If you were to spot two members of Hollywood’s elite chatting over lunch at New York City hotspot Via Carota, what do you think they’d be chatting about? If you guessed, “Maybe they’re discussing how much they love Woody Allen?”, you’d be, in this instance, correct. Scarlett Johannson was recently a guest on her agent’s husband’s podcast and used her rare press appearance to once again praise the director non grata.
Johannson was Bruce Bozzi’s first interview for Table for Two, his new podcast that takes place “over the romance of a meal at one of his favorite restaurants” wherein he “interviews a special guest and seeks to untangle the intricate web of power and fame.” You might recognize Bozzi from his regular drop-ins on BFF Andy Cohen’s Watch What Happens Live, or maybe you’re familiar with him from his years-long position as VP of his family’s Hollywood-centric venture, the Palm Restaurant Group.
The two old friends kicked off the interview by diving right into a chummy story about Johansson’s favorite director who, she says, has a “God-level” status in Barcelona. Consider me an atheist! (Of course, they brush over why he might not possess similar divine rankings in the U.S.) She went on to describe an on-set giggle-fest that she, Allen, and the cast and crew of Vicky Cristina Barcelona had over the phrase “spotted dick.” “He couldn’t keep it together,” she described of the truly inconsequential encounter. “It took a couple takes and was like, giggles, giggles, giggle.”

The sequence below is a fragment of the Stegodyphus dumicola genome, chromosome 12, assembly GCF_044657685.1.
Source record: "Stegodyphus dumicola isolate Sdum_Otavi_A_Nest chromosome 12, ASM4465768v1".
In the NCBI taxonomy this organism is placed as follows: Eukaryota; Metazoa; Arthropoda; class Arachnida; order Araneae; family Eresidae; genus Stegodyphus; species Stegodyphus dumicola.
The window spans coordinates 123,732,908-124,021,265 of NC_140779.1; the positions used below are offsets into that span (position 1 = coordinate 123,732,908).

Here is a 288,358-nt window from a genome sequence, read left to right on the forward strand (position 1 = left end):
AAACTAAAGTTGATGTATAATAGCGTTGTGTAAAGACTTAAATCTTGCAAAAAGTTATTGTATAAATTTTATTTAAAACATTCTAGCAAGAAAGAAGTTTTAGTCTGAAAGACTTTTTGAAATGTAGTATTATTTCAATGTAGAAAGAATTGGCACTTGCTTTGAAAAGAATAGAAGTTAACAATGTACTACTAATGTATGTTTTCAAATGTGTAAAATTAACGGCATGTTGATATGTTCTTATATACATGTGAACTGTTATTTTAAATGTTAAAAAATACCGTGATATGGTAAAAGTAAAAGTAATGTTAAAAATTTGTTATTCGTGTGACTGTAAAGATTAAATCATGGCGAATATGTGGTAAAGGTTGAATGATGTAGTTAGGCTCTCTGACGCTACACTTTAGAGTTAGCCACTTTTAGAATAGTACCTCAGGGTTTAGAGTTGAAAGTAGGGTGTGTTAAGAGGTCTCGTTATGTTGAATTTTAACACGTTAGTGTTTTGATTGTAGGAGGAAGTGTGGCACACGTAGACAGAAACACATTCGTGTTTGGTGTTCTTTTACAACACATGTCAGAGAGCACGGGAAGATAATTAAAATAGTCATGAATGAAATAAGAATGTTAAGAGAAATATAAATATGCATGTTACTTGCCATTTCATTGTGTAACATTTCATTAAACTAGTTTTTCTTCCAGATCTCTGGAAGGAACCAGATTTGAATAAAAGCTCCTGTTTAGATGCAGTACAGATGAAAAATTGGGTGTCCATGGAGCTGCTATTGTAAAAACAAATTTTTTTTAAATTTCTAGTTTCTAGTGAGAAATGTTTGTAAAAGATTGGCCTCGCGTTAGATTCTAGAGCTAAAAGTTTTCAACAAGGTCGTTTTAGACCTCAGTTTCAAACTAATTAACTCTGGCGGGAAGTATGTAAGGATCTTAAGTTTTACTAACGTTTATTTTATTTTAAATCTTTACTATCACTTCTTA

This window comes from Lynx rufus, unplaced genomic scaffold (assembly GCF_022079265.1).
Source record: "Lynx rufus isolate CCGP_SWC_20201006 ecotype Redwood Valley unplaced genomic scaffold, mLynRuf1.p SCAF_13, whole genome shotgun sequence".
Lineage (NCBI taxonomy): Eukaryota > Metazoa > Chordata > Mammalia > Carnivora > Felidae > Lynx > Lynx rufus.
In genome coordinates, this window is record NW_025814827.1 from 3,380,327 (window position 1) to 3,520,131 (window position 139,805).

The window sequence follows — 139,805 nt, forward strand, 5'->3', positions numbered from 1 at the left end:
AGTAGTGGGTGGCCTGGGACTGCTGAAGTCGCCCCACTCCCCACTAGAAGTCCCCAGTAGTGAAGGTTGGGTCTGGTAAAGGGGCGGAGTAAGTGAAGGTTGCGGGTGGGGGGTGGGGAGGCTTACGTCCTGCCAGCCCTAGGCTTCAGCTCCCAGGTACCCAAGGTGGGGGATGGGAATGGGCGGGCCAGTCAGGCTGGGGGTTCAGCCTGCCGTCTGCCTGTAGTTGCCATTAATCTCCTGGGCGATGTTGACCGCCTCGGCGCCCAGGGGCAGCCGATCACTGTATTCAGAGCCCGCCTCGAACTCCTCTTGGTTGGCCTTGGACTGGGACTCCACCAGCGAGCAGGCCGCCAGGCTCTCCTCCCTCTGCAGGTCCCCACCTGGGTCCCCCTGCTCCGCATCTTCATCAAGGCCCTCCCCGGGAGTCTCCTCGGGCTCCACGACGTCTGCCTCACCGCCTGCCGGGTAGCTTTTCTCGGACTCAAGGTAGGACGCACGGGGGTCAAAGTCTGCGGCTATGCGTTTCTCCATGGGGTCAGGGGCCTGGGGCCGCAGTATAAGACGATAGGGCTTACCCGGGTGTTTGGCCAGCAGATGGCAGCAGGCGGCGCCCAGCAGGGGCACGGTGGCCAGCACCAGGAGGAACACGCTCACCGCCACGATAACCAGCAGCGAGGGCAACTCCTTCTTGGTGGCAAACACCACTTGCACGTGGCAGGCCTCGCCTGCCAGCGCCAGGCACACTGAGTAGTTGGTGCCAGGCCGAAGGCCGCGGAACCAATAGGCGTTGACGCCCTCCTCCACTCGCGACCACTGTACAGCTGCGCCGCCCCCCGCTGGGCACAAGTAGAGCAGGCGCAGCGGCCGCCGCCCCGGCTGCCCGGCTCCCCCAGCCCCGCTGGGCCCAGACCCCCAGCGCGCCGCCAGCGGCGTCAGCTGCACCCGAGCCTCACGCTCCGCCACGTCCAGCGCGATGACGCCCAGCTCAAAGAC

So inconsequential was the anecdote I had to rewind the podcast twice to determine if it offered any insight about the infamous director that I wasn’t picking up on. It didn’t. It was just Johansson discussing her old friend, a man she’s had to clarify her supportive comments about a number of times, only to reiterate that she…supports him. “I love Woody, I believe him, and I would work with him anytime,” she told The Hollywood Reporter in 2019. Old habits, it seems, really die hard. No lesson learned.
And as if that anecdote wasn’t indicative enough of the crystalline bubble she floats around in, 20 minutes later in their conversation, Bozzi re-emphasizes his appreciation for Allen: “I’m an epically huge fan of this man’s work—he’s romanticized a city that I love, that he loves, that you love.” Wow, love wins, I guess. OR Sorry Barcelona, seems like this corner of NYC is hovering near your title as number one city that loves Woody!
What’s more, is that the two discuss Johannson’s early ingénue roles in films like Lost In Translation and Ghost World, and how she worked to pivot from that trajectory. (Though admittedly, it seems like the inevitable march of time usually takes care of that for women anyway.) “I was being groomed in a way to be… a bombshell type of actor,” she explained. “I was playing the other woman, the object of desire, and I found myself cornered in this place and I couldn’t get out of it.”
Unfortunately, in my quick research of Allen, I was reminded that in his memoir, which was published in 2020, he described Johansson at that young age as, not only “gifted and beautiful, but sexually she was radioactive.” Is this not the grooming (such a loaded word for Johansson to casually use, by the way) type of attention she’s decrying? Of course, these smaller hypocrisies—ignoring the ways Allen has perpetuated a stereotype she’s worked to build a career outside of—layer atop one another to create a veil thick enough to cast out the blinding light of the much more serious allegations against Allen.
Bozzi might describe his podcast as an attempt to “untangle the intricate web of power and fame” but after listening to the episode, I can say that not only does the tangled web remain pretty intact, but the venomous spider still sits pretty comfortably at its center.